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Coinbase vs Wikileaks – Should the price for mainstream adoption be turning over crypto to oppressive institutions and government regulations.

Wikileaks recently put out a Tweet saying that the popular crypto buying site Coinbase has suspended their business account which Wikileaks was using to accept donations in crypto currencies. The reason given by Coinbase for suspending Wikileaks was that Wikileaks was violating their terms of use agreement, although they didn’t go into much detail as to exactly how they were violating it.

Wikileaks has been a controversial source of news and leaked documents for some time now which has made it hard for them to solicit donations. However, for a little background, Wikileaks operates much like a regular mainstream journalistic news outlet does. Mainstream news outlets such as the Washington Post and The New York Times both regularly publish private documents when reporting on a story, and they suffer no consequences as this type of disclosure is protected under the law for news outlets. As long as a journalist didn’t break the law in obtaining private documents, he is not liable for publishing the documents assuming they are newsworthy. This applies even if the person who originally obtained the documents did so illegally. This is very important to understand and it often gets lost when people discuss Wikileaks. As a news organization, Wikileaks does not break the law.

So in this respect, Wikileaks is acting exactly as a mainstream news outlet is allowed to do, yet they have been demonized by virtually every side of the political spectrum at one point or another. In America, when Wikileaks released information about the Iraq war that was damaging to the Bush administration, Republicans called for him to be arrested and put on trial. Democrats at the time hailed him as a hero. But a few years later, Wikileaks released information damaging to the Clinton presidential campaign. Democrats called for his arrest and claimed he was a Russian operative. Republicans hailed him as a hero. So as you can see, both political parties have hated Wikileaks at one time or another.

In general, if both political parties are angry at you, it probably means you are telling the truth.

But all of this brings us to the situation with Coinbase. Wikileaks has had its accounts for accepting donations suspended by  most every mainstream payment service, including Paypal. Crypto donations were their last resort to continue accepting donations since all of the methods for them to accept fiat had been suspended by the banks and financial services companies. But now, Coinbase has shown that they they are no different from any of those old world, legacy services such as Paypal and the traditional banks. Just as Paypal refused to do business with Wikileaks, mainly for political reasons, now Coinbase has done the same.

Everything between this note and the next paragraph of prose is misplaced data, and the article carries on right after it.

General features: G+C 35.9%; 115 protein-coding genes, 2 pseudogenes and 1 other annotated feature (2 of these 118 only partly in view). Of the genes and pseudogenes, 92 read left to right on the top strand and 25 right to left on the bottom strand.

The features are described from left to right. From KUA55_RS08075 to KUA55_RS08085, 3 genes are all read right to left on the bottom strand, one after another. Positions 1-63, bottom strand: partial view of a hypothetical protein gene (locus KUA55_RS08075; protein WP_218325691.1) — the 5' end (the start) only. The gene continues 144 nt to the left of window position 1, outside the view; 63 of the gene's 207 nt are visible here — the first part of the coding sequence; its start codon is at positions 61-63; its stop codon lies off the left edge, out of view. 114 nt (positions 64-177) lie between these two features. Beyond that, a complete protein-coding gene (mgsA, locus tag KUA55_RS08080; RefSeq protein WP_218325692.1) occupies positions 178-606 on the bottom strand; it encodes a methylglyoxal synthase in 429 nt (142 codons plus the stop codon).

This shows that Coinbase is a crypto based business in name only. They are no different than the Long Island Ice Tea company which added “blockchain” to their name a few months back in an attempt to jump on the crypto bandwagon despite having no real attachment to crypto or blockchain technology.

Coinbase wants it both ways. They want the shine and luster of crypto, but they want to be in bed with the same old legacy, oppressive institutions and governments that crypto was designed to circumvent.

But not only this, we have to also ask what was the real reason that Coinbase decided to suspend the account of Wikileaks? Was it simply a lawyer representing them that decided it was a liability? Or instead, was it a regulator or group of regulators with political motives that put the pressure on Coinbase to suspend Wikileaks or face an uphill battle in future regulatory dealings? I think it’s quite obvious that Coinbase received outside pressure to suspend Wikileaks. Coinbase knew they were a customer and using the service, so it’s not like they suddenly found out. In fact, Wikileaks was probably one of their more prominent and most well known customers. So for them to suddenly suspend them suggests that they had received outside pressure to do so. If this was a strictly internal decision, they would have never allowed them in the first place.

Now granted, if they had to suspend Wikileaks to protect their own business, I understand that. But what does that make Coinbase? They did exactly what other banks and financial institutions did as well, so it makes them no different, which is fine for them. But they are simply an old fashioned bank selling you crypto.

But regardless of their reasons, this is a bad look for Coinbase and it shows that they are simply an old world financial company that happens to sell crypto at the moment. They are not a blockchain company and they are not supporting decentralization. In fact, they are starting to look like the opposite, a company focused on centralization and getting into bed with governments and legacy financial institutions for their own benefit.

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